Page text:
Essential Oils: Library of Information on Essential Oils & Aromatherapy

Essential Oils and Aromatherapy


Information Library on Essential Oils and Aromatherapy

This library on essential oils and Aromatherapy provides a growing resource of articles, news, access to high quality products as well as information on scientific research into essential oils and the effects and applications of Aromatherapy.

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Aromatherapy: The Dangers of Essential Oils - Essential oils also have therapeutic properties which can have a dramatic effect on the physiology of the body. Peppermint Oil for example has a refreshing and uplifting aroma, however, according to Robert Tisserand, it may also be used in the treatment of Asthma, Bronchitis, Colds, Nausea, Migraine, Gall stones, etc.

How To Use Essential Oils Part I: Which essential oils to use?
We hear and read much about the benefits of Aromatherapy and the use of essential oils, however, rarely do we find out how and what essential oils can be used, or for which purpose. What are their properties? How can they be used and what forms/medium should they be used in?

How To Use Essential Oils Part II:
How to use essential oils in different media such as water, base-oils, air, etc. In this the second part of our series of articles on How to use Essential Oils, we look at the different media in which essential oils can be used.

Brows through a selection of books on Aromatherapy and essential oils by the world's most reputable authors such as Robert Tisserand, Dr Jean Valnet, René-Maurice Gattefossé and others. These books have been specially selected by our Medical Aromatherapist so you can feel comfortable in the knowledge that these contain quality information on essential oils and Aromatherapy.

Scientific Abstracts on Essential Oils

Biological effects of essential oils – A review
Abstract: Since the middle ages, essential oils have been widely used for bactericidal, virucidal, fungicidal, antiparasitical, insecticidal, medicinal and cosmetic applications, especially nowadays in pharmaceutical, sanitary, cosmetic, agricultural and food industries. Because of the mode of extraction, mostly by distillation from aromatic plants, they contain a variety of volatile molecules such as terpenes and terpenoids, phenol-derived aromatic components and aliphatic components. In vitro physicochemical assays characterise most of them as antioxidants. However, recent work shows that in eukaryotic cells, essential oils can act as prooxidants affecting inner cell membranes and organelles such as mitochondria. Depending on type and concentration, they exhibit cytotoxic effects on living cells but are usually non-genotoxic. In some cases, changes in intracellular redox potential and mitochondrial dysfunction induced by essential oils can be associated with their capacity to exert antigenotoxic effects. These findings suggest that, at least in part, the encountered beneficial effects of essential oils are due to prooxidant effects on the cellular level.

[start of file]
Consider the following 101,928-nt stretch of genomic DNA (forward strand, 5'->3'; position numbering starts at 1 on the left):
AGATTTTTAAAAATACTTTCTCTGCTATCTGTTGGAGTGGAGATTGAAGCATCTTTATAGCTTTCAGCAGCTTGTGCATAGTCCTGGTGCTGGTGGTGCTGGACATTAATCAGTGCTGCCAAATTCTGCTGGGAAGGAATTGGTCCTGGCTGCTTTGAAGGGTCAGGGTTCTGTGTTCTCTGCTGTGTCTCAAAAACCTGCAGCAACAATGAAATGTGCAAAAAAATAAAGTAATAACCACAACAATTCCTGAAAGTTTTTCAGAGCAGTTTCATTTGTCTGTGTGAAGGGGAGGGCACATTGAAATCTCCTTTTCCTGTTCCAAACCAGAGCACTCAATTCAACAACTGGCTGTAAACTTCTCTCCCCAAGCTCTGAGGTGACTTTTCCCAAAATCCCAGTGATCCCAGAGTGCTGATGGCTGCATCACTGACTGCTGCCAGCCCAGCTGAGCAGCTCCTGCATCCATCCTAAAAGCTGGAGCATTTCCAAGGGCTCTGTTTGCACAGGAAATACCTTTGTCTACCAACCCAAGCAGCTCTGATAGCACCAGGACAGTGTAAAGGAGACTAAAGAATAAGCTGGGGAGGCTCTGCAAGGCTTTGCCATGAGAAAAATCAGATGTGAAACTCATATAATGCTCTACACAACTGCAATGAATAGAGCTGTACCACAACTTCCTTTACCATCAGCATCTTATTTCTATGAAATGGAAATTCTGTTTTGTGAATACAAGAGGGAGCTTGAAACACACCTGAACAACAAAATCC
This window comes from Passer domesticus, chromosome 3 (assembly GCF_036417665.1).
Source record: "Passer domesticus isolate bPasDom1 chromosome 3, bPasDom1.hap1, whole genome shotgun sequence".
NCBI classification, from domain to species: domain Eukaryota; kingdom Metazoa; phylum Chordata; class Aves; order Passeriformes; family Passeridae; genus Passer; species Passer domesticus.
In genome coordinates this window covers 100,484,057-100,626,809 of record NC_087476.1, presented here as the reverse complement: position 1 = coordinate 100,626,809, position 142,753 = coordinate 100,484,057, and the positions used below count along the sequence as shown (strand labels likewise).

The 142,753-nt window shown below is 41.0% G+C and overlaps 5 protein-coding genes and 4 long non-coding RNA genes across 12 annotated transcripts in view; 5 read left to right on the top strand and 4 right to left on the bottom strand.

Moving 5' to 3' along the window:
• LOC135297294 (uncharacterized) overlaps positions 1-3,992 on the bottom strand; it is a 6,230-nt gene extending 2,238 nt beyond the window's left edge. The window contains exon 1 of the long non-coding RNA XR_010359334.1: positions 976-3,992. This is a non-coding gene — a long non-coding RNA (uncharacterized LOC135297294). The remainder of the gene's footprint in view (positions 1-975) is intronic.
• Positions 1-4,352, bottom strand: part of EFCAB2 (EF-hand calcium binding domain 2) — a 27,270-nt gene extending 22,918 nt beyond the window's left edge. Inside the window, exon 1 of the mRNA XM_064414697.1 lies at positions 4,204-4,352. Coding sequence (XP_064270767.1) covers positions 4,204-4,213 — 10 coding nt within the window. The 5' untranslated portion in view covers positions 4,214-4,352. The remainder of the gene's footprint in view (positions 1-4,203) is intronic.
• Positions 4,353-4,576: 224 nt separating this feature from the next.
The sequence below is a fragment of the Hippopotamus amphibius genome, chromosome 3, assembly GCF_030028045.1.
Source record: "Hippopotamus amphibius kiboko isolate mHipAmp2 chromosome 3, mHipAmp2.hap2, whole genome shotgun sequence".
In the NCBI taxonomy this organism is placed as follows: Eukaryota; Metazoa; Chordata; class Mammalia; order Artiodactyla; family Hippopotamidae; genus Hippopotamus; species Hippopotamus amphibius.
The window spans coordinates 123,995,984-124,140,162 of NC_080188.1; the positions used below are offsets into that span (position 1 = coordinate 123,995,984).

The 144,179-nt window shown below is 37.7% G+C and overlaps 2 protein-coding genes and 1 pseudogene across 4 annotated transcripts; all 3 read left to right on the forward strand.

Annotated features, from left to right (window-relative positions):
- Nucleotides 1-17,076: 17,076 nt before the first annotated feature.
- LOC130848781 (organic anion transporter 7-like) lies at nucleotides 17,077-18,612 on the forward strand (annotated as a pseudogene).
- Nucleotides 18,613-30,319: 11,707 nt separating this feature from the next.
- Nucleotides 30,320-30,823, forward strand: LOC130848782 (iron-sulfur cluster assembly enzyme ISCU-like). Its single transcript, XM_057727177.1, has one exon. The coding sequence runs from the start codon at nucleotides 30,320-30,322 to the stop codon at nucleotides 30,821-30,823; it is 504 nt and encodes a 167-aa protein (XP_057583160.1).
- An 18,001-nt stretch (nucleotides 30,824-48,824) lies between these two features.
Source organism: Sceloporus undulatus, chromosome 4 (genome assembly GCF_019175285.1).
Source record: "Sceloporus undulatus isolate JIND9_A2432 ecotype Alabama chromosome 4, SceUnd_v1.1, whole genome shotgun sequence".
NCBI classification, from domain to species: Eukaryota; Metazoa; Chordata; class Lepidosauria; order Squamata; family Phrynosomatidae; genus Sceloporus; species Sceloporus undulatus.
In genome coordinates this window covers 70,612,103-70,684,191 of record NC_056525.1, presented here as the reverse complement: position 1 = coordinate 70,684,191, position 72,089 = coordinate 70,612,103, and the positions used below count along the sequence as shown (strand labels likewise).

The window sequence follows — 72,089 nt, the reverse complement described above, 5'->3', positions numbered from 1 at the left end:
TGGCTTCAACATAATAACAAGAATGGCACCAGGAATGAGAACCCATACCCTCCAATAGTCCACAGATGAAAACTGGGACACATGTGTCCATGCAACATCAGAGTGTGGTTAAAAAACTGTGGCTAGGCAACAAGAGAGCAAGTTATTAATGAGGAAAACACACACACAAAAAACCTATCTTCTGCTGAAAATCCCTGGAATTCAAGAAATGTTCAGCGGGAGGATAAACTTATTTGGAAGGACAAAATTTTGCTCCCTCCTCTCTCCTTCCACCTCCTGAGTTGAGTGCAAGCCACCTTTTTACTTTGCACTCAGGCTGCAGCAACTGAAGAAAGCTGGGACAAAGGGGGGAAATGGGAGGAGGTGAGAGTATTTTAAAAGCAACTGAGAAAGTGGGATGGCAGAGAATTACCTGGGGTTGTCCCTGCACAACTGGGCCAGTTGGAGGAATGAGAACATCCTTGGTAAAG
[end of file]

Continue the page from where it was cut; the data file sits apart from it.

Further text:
Myrrh: medical marvel or myth of the Magi?
Since antiquity, the genus Commiphora is composed of more than 200 species, and has been exploited as a natural drug to treat pain, skin infections, inflammatory conditions, diarrhea, and periodontal diseases. In more recent history, products derived from Commiphora myrrha and various other species of Commiphora are becoming recognized to possess significant antiseptic, anesthetic, and antitumor properties. Traditional practice and evidence-based research have supported that these properties are directly attributable to terpenoids (especially furanosesquiterpenes), the active compounds present in myrrh essential oil. More recently, current studies have focused on applying clinical trial methodologies to validate its use as an antineoplastic, an antiparasitic agent, and as an adjunct in healing wounds.


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